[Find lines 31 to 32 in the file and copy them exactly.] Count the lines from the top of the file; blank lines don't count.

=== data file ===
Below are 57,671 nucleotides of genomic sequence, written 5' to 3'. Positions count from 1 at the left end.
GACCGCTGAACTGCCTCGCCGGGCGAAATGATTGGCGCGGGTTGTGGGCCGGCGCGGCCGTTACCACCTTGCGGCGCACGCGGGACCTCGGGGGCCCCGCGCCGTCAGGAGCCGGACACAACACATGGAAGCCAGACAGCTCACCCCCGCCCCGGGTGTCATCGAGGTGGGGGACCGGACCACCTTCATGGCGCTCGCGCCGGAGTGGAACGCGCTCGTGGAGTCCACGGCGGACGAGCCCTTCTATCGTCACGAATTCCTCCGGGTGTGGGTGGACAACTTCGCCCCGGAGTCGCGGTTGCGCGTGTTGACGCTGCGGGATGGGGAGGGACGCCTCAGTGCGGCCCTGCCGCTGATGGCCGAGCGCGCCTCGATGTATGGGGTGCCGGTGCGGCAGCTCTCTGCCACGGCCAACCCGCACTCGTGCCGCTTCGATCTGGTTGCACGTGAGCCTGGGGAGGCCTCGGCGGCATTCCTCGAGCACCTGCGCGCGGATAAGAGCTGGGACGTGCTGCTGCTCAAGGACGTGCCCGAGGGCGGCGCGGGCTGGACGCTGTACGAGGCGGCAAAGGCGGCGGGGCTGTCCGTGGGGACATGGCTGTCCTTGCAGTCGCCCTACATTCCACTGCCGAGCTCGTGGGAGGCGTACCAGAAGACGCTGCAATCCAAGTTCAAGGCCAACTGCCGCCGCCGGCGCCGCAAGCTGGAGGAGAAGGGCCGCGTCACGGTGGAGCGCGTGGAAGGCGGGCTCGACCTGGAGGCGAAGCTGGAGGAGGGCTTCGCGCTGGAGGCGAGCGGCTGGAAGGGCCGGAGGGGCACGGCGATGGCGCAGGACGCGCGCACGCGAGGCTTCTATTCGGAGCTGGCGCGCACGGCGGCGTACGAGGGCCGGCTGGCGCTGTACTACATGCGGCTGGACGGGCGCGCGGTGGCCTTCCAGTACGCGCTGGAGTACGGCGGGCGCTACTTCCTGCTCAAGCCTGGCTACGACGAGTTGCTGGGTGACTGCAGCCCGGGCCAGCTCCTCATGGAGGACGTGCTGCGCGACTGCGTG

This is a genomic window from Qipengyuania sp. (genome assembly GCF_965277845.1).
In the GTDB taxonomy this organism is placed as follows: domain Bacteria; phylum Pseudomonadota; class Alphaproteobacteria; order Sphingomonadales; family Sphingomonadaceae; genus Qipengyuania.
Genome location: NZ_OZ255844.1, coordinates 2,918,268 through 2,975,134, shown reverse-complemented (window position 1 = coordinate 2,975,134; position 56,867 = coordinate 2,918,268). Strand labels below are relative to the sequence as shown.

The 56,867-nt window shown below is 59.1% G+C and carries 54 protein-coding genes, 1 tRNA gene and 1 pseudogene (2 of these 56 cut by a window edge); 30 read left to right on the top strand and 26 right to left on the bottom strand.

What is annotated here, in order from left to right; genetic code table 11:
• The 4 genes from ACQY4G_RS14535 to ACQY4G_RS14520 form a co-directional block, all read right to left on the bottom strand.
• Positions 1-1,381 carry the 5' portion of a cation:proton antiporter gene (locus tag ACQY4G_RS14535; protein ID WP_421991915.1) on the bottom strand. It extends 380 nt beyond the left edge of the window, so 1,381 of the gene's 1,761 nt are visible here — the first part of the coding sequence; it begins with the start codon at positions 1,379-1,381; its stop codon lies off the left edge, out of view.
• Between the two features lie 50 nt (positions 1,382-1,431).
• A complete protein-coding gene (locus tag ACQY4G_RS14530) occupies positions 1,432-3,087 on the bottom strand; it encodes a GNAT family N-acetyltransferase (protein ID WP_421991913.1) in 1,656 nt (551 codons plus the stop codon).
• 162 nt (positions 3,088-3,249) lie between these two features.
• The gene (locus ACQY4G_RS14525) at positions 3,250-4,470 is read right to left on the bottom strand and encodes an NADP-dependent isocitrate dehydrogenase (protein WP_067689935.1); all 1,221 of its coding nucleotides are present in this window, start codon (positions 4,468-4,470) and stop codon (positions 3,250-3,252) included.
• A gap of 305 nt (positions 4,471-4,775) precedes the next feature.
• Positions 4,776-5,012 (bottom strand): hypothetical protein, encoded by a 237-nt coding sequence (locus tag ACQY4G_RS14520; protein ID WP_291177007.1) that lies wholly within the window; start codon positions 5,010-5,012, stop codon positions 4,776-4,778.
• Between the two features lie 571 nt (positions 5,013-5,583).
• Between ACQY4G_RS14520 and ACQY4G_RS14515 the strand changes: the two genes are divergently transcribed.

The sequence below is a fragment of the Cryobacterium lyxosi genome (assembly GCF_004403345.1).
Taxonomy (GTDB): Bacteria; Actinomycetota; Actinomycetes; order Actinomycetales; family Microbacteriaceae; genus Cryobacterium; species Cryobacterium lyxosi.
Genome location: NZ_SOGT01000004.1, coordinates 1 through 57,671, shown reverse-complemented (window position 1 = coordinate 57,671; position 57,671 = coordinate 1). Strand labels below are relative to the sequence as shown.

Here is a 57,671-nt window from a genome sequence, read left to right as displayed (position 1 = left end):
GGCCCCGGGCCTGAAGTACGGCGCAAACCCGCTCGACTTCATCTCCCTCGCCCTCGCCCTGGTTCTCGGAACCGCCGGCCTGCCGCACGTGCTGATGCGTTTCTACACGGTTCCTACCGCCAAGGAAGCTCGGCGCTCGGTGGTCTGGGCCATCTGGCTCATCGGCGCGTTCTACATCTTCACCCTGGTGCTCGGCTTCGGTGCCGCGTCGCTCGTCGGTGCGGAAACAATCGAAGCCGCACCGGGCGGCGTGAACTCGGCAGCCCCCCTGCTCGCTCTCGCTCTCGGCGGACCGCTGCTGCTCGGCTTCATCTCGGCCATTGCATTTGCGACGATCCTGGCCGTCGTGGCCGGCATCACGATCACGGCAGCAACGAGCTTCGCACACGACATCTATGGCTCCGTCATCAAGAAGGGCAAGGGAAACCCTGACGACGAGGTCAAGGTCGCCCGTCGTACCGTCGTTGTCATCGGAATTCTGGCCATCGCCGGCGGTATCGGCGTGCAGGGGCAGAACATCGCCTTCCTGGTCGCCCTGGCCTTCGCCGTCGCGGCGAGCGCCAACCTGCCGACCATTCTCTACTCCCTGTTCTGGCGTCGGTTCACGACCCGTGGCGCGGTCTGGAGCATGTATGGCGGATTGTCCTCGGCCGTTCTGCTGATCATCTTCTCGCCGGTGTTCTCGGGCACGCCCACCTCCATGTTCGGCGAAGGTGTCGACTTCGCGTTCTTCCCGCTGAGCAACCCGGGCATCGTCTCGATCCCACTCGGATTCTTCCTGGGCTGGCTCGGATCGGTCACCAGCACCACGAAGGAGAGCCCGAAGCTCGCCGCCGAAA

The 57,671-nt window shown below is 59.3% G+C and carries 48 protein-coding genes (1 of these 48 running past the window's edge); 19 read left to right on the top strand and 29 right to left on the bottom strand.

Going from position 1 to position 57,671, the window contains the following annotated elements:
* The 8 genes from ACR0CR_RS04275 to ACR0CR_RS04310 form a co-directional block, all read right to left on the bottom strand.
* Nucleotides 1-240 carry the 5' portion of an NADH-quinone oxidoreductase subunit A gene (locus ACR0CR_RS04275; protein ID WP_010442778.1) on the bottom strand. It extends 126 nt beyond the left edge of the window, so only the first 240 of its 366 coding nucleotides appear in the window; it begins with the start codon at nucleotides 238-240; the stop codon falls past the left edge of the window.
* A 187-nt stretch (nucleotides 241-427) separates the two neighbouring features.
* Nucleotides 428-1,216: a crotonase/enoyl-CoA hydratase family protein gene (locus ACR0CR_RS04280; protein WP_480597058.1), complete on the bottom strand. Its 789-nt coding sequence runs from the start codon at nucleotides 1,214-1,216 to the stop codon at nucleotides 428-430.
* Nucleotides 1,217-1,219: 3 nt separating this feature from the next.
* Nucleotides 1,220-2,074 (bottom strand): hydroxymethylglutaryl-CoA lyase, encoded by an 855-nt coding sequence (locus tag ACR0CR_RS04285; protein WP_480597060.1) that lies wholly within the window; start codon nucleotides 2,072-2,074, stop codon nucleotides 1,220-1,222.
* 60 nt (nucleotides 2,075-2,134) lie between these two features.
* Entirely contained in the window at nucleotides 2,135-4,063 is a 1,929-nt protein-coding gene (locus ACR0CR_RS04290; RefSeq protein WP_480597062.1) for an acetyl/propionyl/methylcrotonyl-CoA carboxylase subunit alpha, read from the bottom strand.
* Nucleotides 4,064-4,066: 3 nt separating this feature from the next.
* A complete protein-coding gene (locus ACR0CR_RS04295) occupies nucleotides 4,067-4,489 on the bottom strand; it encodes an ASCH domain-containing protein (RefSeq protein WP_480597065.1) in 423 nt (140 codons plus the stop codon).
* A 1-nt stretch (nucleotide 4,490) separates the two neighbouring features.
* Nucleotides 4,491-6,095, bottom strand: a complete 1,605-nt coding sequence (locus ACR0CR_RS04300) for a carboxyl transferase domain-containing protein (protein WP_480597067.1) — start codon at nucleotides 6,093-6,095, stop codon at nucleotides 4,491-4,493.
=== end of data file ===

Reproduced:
* 60 nt (nucleotides 2,075-2,134) lie between these two features.
* Entirely contained in the window at nucleotides 2,135-4,063 is a 1,929-nt protein-coding gene (locus ACR0CR_RS04290; RefSeq protein WP_480597062.1) for an acetyl/propionyl/methylcrotonyl-CoA carboxylase subunit alpha, read from the bottom strand.